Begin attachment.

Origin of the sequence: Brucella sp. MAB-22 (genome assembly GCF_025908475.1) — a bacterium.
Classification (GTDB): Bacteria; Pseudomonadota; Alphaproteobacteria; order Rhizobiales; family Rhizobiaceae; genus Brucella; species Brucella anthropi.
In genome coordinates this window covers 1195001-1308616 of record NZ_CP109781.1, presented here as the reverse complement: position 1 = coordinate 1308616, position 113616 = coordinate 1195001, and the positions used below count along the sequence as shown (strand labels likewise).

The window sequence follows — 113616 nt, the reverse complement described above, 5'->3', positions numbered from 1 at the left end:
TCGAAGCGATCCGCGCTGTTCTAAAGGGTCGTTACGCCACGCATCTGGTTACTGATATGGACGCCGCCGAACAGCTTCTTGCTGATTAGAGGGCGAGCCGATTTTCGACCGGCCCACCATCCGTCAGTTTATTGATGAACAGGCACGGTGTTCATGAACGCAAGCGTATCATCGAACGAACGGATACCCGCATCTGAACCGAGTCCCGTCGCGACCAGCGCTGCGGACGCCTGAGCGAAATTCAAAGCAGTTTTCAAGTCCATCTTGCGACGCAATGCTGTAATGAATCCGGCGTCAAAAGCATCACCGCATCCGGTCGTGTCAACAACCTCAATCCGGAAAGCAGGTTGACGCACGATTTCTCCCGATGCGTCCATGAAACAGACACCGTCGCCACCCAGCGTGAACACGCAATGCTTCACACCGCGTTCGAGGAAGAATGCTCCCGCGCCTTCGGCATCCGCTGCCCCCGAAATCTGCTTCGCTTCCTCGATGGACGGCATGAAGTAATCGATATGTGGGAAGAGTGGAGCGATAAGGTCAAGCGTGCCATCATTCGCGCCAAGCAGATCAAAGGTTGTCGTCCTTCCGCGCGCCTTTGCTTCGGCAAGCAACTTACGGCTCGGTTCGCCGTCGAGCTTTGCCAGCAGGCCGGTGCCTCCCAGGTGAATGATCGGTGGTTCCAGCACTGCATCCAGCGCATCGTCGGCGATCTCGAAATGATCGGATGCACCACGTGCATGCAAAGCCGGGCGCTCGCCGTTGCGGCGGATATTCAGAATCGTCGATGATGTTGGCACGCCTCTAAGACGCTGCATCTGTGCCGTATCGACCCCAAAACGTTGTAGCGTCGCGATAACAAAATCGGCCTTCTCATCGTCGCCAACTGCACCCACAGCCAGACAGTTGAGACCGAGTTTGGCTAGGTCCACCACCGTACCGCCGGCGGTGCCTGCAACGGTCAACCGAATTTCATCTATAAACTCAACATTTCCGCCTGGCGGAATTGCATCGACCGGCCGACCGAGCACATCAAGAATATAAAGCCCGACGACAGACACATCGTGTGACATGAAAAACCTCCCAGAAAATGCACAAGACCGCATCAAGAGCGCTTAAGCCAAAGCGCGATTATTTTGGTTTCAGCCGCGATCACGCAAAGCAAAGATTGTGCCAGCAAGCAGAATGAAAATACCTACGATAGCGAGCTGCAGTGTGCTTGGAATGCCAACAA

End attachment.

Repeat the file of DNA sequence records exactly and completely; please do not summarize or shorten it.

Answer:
Origin of the sequence: Brucella sp. MAB-22 (genome assembly GCF_025908475.1) — a bacterium.
Classification (GTDB): Bacteria; Pseudomonadota; Alphaproteobacteria; order Rhizobiales; family Rhizobiaceae; genus Brucella; species Brucella anthropi.
In genome coordinates this window covers 1195001-1308616 of record NZ_CP109781.1, presented here as the reverse complement: position 1 = coordinate 1308616, position 113616 = coordinate 1195001, and the positions used below count along the sequence as shown (strand labels likewise).

The window sequence follows — 113616 nt, the reverse complement described above, 5'->3', positions numbered from 1 at the left end:
TCGAAGCGATCCGCGCTGTTCTAAAGGGTCGTTACGCCACGCATCTGGTTACTGATATGGACGCCGCCGAACAGCTTCTTGCTGATTAGAGGGCGAGCCGATTTTCGACCGGCCCACCATCCGTCAGTTTATTGATGAACAGGCACGGTGTTCATGAACGCAAGCGTATCATCGAACGAACGGATACCCGCATCTGAACCGAGTCCCGTCGCGACCAGCGCTGCGGACGCCTGAGCGAAATTCAAAGCAGTTTTCAAGTCCATCTTGCGACGCAATGCTGTAATGAATCCGGCGTCAAAAGCATCACCGCATCCGGTCGTGTCAACAACCTCAATCCGGAAAGCAGGTTGACGCACGATTTCTCCCGATGCGTCCATGAAACAGACACCGTCGCCACCCAGCGTGAACACGCAATGCTTCACACCGCGTTCGAGGAAGAATGCTCCCGCGCCTTCGGCATCCGCTGCCCCCGAAATCTGCTTCGCTTCCTCGATGGACGGCATGAAGTAATCGATATGTGGGAAGAGTGGAGCGATAAGGTCAAGCGTGCCATCATTCGCGCCAAGCAGATCAAAGGTTGTCGTCCTTCCGCGCGCCTTTGCTTCGGCAAGCAACTTACGGCTCGGTTCGCCGTCGAGCTTTGCCAGCAGGCCGGTGCCTCCCAGGTGAATGATCGGTGGTTCCAGCACTGCATCCAGCGCATCGTCGGCGATCTCGAAATGATCGGATGCACCACGTGCATGCAAAGCCGGGCGCTCGCCGTTGCGGCGGATATTCAGAATCGTCGATGATGTTGGCACGCCTCTAAGACGCTGCATCTGTGCCGTATCGACCCCAAAACGTTGTAGCGTCGCGATAACAAAATCGGCCTTCTCATCGTCGCCAACTGCACCCACAGCCAGACAGTTGAGACCGAGTTTGGCTAGGTCCACCACCGTACCGCCGGCGGTGCCTGCAACGGTCAACCGAATTTCATCTATAAACTCAACATTTCCGCCTGGCGGAATTGCATCGACCGGCCGACCGAGCACATCAAGAATATAAAGCCCGACGACAGACACATCGTGTGACATGAAAAACCTCCCAGAAAATGCACAAGACCGCATCAAGAGCGCTTAAGCCAAAGCGCGATTATTTTGGTTTCAGCCGCGATCACGCAAAGCAAAGATTGTGCCAGCAAGCAGAATGAAAATACCTACGATAGCGAGCTGCAGTGTGCTTGGAATGCCAACAA